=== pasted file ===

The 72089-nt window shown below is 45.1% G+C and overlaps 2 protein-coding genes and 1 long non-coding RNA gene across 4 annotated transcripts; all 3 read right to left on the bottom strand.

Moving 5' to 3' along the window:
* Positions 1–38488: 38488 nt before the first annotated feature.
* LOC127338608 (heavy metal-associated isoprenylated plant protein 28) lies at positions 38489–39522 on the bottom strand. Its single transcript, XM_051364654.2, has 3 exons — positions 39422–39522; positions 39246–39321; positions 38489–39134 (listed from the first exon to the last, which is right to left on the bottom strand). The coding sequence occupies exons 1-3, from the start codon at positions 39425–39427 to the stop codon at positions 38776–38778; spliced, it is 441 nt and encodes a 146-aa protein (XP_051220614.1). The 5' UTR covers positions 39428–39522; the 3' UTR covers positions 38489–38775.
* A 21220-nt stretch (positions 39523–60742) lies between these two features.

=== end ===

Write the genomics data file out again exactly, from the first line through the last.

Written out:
The 72089-nt window shown below is 45.1% G+C and overlaps 2 protein-coding genes and 1 long non-coding RNA gene across 4 annotated transcripts; all 3 read right to left on the bottom strand.

Moving 5' to 3' along the window:
* Positions 1–38488: 38488 nt before the first annotated feature.
* LOC127338608 (heavy metal-associated isoprenylated plant protein 28) lies at positions 38489–39522 on the bottom strand. Its single transcript, XM_051364654.2, has 3 exons — positions 39422–39522; positions 39246–39321; positions 38489–39134 (listed from the first exon to the last, which is right to left on the bottom strand). The coding sequence occupies exons 1-3, from the start codon at positions 39425–39427 to the stop codon at positions 38776–38778; spliced, it is 441 nt and encodes a 146-aa protein (XP_051220614.1). The 5' UTR covers positions 39428–39522; the 3' UTR covers positions 38489–38775.
* A 21220-nt stretch (positions 39523–60742) lies between these two features.